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Cloverdale artist finds activism for autism through painting

Cloverdale Reporter - 9/19/2018

Margaux Wosk had the lights turned off in her West Cloverdale apartment, but the vivid paintings on her coffee table needed no extra illumination.

The swirling colours of purple, orange, pink and blue formed themselves into houses, cats and geometric shapes. Wosk, 29, spread them out on the table, giving a brief explanation of each as she put them down.

There had to be at least three dozen pieces layered on top of each other, but that wasn't close to all the ones the artist had.

"I probably have a few hundred pieces of art," she explained. "Some's in storage, some's here."

Some were sitting on her kitchen counter, waiting to be shipped to people who had purchased them online. But although painting is a business venture for Wosk, it's also something more.

In August of last year, Wosk was diagnosed with autism. The revelation was freeing.

"It was redeeming," she said. "It kind of gave me what I needed to know in terms of why I had such challenging upbringing, and why I never fit in with anybody."

"When I found out, it's like everything made sense for me," she continued. "That's why I'm so weird. That's why I have some social problems. That's why my energy level is low. It was kind of like an epiphany.

"It was almost like the clouds were parting and the sun was coming through."

Throughout her life, Wosk has had light and texture sensitivities. In brightly lit areas, she explained, it can feel like she is a deer in the headlights (which is why she only had natural light illuminating her home when the Cloverdale Reporter visited). With texture, the feeling of clothes and certain foods can be overwhelming; as a kid, her family thought she was a picky eater, "but in reality it was just the texture of things and my brain not being able to process that," she said.

Now, Wosk is using her identity as an autistic person and an artist to help educate people about autism.

"I think I've joined the two together," she explained. "My art gives people a visual representation of what I'm capable of. But then it also opens up the conversation to say, okay, I'm autistic. What do you want to know?"

On Aug. 18, Wosk had an opportunity to put that idea into action with a booth at the 2018 Arts Alive event in Langley. At her table she had a display of her paintings, as well as some signs telling people about her autism.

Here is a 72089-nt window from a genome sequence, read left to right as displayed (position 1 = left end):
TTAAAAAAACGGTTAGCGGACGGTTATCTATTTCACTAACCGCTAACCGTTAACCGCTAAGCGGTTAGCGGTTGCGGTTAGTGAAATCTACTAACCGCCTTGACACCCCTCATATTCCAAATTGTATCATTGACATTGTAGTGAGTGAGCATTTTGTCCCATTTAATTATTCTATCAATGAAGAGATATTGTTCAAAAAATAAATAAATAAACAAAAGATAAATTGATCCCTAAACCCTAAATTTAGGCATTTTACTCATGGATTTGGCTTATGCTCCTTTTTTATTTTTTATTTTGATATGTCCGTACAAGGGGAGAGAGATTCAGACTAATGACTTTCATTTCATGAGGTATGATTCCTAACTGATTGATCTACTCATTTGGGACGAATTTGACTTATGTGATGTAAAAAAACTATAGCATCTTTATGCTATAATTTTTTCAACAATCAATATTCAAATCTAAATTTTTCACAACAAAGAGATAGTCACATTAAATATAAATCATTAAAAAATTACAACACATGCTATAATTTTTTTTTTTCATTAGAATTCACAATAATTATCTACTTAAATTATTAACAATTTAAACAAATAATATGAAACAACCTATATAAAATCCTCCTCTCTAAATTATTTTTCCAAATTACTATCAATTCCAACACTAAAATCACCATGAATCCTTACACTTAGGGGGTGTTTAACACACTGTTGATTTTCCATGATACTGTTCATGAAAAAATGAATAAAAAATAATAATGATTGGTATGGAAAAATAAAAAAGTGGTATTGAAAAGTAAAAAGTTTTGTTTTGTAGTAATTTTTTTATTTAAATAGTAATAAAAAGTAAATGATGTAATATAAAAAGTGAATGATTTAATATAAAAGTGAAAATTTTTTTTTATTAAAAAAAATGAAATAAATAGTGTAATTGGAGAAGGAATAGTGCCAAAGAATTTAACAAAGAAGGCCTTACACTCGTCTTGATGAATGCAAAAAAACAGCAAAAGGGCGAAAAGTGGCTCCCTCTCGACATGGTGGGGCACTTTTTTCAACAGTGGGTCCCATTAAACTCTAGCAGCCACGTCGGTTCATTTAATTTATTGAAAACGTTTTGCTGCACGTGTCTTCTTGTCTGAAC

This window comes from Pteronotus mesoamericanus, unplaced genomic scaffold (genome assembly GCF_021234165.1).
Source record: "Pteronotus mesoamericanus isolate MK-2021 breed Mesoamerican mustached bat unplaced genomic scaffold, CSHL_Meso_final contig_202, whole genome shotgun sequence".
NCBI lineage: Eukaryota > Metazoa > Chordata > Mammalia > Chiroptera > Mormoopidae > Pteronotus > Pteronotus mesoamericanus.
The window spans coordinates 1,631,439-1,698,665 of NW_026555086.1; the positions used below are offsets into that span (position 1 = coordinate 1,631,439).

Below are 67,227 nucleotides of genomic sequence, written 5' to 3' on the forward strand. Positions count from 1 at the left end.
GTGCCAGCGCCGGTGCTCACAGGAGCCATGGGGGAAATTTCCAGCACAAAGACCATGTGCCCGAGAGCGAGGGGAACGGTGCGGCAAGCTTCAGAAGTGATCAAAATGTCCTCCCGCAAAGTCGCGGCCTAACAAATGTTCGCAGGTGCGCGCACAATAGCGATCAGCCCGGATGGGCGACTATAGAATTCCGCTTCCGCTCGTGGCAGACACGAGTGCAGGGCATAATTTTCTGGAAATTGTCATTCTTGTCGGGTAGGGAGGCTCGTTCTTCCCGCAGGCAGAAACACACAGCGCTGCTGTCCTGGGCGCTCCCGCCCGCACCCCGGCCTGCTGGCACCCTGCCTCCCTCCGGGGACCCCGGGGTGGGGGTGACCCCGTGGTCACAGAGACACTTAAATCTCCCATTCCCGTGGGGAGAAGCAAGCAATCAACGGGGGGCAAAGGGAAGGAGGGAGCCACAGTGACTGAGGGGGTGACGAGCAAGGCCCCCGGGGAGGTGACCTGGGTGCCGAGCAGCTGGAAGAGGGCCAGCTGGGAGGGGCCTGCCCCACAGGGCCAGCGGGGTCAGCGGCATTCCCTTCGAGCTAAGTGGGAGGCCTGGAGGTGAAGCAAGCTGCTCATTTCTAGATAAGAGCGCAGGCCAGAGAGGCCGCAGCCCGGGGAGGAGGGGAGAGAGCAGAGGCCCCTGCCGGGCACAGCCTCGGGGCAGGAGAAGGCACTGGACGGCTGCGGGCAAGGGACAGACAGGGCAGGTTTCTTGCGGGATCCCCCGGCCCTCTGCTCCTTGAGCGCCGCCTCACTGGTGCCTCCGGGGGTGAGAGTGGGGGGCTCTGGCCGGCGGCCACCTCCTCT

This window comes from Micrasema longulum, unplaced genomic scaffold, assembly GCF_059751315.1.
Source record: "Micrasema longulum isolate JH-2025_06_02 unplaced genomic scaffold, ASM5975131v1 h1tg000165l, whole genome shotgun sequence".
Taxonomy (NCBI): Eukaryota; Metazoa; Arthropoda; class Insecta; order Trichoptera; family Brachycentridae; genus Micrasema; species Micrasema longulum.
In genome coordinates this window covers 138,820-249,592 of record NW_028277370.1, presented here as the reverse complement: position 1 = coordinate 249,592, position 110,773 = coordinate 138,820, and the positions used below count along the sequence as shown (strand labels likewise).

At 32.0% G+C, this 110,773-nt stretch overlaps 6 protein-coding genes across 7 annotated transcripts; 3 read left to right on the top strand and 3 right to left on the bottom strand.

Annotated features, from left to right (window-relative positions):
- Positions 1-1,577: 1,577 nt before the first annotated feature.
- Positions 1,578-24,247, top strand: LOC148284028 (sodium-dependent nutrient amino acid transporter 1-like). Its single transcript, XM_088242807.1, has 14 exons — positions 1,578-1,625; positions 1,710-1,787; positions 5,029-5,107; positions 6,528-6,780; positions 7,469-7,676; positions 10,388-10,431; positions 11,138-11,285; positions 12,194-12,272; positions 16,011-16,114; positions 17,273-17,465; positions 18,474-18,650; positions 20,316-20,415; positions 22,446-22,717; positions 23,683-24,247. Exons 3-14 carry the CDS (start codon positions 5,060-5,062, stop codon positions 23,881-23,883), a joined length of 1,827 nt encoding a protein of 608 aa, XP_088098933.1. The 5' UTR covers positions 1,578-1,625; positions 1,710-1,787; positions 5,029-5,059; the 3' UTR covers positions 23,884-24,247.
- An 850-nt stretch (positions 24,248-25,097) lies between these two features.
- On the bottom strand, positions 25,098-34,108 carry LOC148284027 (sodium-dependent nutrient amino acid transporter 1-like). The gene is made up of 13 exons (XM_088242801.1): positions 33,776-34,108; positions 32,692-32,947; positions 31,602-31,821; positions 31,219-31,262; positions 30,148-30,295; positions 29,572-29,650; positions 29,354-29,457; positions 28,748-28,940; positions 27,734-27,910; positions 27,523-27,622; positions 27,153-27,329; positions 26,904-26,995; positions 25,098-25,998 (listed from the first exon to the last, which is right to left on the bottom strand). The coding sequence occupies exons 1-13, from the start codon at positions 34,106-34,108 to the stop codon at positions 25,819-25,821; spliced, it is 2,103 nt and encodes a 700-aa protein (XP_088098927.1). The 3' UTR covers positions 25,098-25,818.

"When people came by, they could see that it's not something I'm ashamed of," she said about her display.

"If I couldn't talk to somebody, I wanted to get this message across. I thought it was important. People online actually said I was being too negative. And I said to myself, 'Well, they're seeing my art. They've got to see other parts of me too.'"

The goal, Wosk explained, is to help people become more educated about autism — that's why she spends much of her online time being an activist for autistic people and protesting against organizations like Autism Speaks, which Wosk said spend more time looking to eliminate autism rather than support autistic people.

"We have so much to offer, and if I can get people connected with me … then maybe there won't be this negative stigma attached," she said.

Of course, it isn't easy. Online bullies are commonplace in the comment section on Wosk's website. But there are some successes.

A selection of Margaux Wosk's paintings, made on canvas board with paint pens.
A selection of Margaux Wosk's paintings, made on canvas board with paint pens.

Grace Kennedy

"I had this on my table," Wosk said about the information sheet she had set up at Arts Alive, "and you know what, it was stopping a lot of people. They would see that and they would almost walk by my table, then they would stand, read, point to their friend and tell them to read this."

Although her stint at Arts Alive was an overall success, for both autism education and arts sales, Wosk isn't sure she'd do it again.

"It was a long day of standing and a lot of interacting with people," she said. "For me, it can get kind of emotionally exhausting. Even thought I enjoyed it, I had to take a little bit of time afterwards to decompress."

That doesn't mean Wosk is giving up on her activism. On her website navigatingjourney.com, Wosk creates videos and blog posts talking about autism. And in October, she'll be one of the speakers in a British webinar for autistic people in different business ventures.

"I'm really excited for that opportunity," she said. "I would be really cool one day if I could do a TedX talk or something. I would be so into that.

"I actually really enjoy public speaking, even though a lot of other autistic people don't," she continued. "It's kind of like, I have nothing to hide. I'm pretty confident in that regard, and if I can impart some of my wisdom and knowledge on others I will."

 
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